What digital marketers can learn from England’s Euro 2020 campaign

While football didn’t come home, we can take a lot of positives from the Euros. Here are 4 things digital marketers can learn from England’s Euro 2020.

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With the curtains closing on Euro 2020 at the weekend, many have spent the last few days trying to digest the tournament and England’s upsetting ending. While I want to talk about the disappointment of Sunday’s final, I can’t bring myself to do it. Of course, losing in a final is crushing, especially when it comes to a penalty shootout, but if you told me at the start of the tournament that England would make the final I’d be over the moon.

Ali previously looked at the 10 reasons why SEO is like the Euros, but I want to take a reflective approach after the tournament and look at what digital marketers can learn from England’s successful Euro 2020 campaign.

There is no one size fits all approach

Throughout the tournament, we saw Gareth Southgate make small changes to The Three Lions lineup depending on the opposition in front of us. Whether it’s the use of a back three against Germany and Italy, or the rotation of the forwards depending on the opposition’s defence Southgate wasn’t afraid to make the full use of his 26 man squad.

When it comes to digital marketing, there is the same need to make the most of everything at your disposal. It’s very unlikely that the same strategy will work for all industries and clients, meaning you need to change up your approach accordingly. For example in certain industries, social media is a must-have while for other clients it’s more important to focus this time on your PR activity. Ultimately, it’s important to have a mixture of all elements, ensuring you get the right balance depending on the industry your client works in.

Of course, the core of your strategy will be consistent, just like the spine of England’s team, however, being able to rotate between various strategies as required is crucial for success.

Trust the next generation

For many, putting faith in such a young squad was a huge risk at the start of the tournament, however, this squad showed that age doesn’t necessarily relate to ability. England’s squad was the second youngest in the whole competition with an average age of 25 years and 3 months, showing Southgate has faith in the next generation.

Phasing out some of the older parts of the team for a more youthful setup can also be seen in the world of digital marketing. While many of the old school tactics may have paved the way for the industry, a lot of these are now outdated with new strategies taking their place. For example, link directories are generally useless today with tailored link building activity replacing the old high volume, low quality approach. Or the switch from keyword stuffing, to a more organic and natural approach to optimisation.

Respect the old school

So this might seem like a complete contradiction to the above, however, while new school tactics are leading the way, respect must still be paid to some of the old school methods. While England’s youthful side showed the world that the future is bright, there is a reason that Italy’s defence was a key part of their success. At 36 and 34, Italy’s centre back partnership of Chiellini and Bonucci were two of the more senior players at the tournament, but their experience was vital in the tighter games.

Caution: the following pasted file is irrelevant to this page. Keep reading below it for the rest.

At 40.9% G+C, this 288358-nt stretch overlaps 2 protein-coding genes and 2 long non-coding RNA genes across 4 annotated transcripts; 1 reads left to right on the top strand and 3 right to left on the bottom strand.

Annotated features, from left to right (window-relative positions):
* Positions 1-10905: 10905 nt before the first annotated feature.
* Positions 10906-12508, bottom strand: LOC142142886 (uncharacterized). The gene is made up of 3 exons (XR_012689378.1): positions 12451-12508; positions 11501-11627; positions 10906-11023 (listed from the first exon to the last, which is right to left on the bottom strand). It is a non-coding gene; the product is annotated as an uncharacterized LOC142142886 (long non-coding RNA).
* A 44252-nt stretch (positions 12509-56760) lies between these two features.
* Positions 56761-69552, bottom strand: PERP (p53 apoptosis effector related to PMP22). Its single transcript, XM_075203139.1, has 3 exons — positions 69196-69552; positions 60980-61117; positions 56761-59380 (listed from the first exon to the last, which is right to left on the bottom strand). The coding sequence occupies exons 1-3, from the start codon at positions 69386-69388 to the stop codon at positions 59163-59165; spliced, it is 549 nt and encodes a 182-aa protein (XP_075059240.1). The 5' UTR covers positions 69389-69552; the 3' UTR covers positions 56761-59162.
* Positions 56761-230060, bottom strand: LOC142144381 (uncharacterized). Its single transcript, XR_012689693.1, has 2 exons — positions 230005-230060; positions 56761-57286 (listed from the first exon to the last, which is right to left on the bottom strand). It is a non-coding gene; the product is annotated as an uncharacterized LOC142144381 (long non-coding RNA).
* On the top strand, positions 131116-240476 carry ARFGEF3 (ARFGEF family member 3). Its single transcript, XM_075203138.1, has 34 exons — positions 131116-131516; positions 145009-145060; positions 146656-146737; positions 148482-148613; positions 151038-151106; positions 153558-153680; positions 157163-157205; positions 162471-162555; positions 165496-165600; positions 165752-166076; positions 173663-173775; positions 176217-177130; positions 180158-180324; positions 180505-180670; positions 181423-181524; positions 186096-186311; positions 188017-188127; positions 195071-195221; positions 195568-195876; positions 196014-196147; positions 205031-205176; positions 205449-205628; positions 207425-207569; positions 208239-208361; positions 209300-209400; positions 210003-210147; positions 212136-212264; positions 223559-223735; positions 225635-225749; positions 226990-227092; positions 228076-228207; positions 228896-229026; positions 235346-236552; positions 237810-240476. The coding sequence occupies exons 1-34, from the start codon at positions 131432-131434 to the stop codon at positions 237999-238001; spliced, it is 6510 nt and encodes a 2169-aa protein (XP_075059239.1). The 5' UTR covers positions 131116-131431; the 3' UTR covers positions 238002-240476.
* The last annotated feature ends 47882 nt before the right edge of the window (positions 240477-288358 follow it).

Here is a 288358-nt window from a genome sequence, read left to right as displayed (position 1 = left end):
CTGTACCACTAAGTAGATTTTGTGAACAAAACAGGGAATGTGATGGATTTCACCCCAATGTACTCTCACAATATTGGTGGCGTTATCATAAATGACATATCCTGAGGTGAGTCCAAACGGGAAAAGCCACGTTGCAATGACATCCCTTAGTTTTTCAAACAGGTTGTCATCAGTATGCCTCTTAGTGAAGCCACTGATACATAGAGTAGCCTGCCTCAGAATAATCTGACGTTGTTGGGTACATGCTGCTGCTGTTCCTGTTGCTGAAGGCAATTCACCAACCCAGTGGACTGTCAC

While in the world of digital marketing we’ve moved away from many of the outdated old school techniques, there are still some traditional elements that are crucial for success. One of the main examples of this is the importance of meta content when optimising a site for search. As mentioned earlier, keyword optimisation has changed dramatically over the years, however, the importance of well optimised meta content cannot be overlooked. Its importance in search engine rankings may have dropped, but a well written meta description is extremely important in attracting users to click through to your site.

Social media; the good, the bad, and the ugly

I really wanted to avoid discussing the fallout on social media after Sunday night’s defeat, but I couldn’t write an article about the Euros without mentioning the negativity. This tournament has shown the stark contrast between the positive and negative sides of social media, something that digital marketers need to be aware of.

As a football fan, I love to see the behind the scenes shots of the camp that we get on Twitter, especially when it’s in the form of Bukayo Saka joyfully playing on an inflatable unicorn.

However, the aftermath of the final defeat and the subsequent racial abuse a number of players have received online shows just how ugly social media can be. I won’t go into a full rant about this, but once again this shows that social media networks need to be doing more to protect their users and name and shame those responsible.

While I hope I don’t have to be as blatant as to say, don’t be abusive online, this does show the dangers of social media. A well planned and executed social media strategy can be the difference between a good and a great marketing campaign, while a poorly planned strategy will do a lot more harm than good. Using social media for the sake of it and because you think it’s the right thing to do will only waste your time and money. Here are just a few examples of when brands got it so wrong when using social media.

So that’s it, time to say goodbye to international football for another 18 months (and eagerly await the return of club football in a few weeks). It will be interesting to see how the world of digital marketing evolves ahead of the 2022 World Cup, however, these lessons we have learnt from Euro 2021 will help you put the right foot in front.

For now, it’s time to go and bring digital marketing home!

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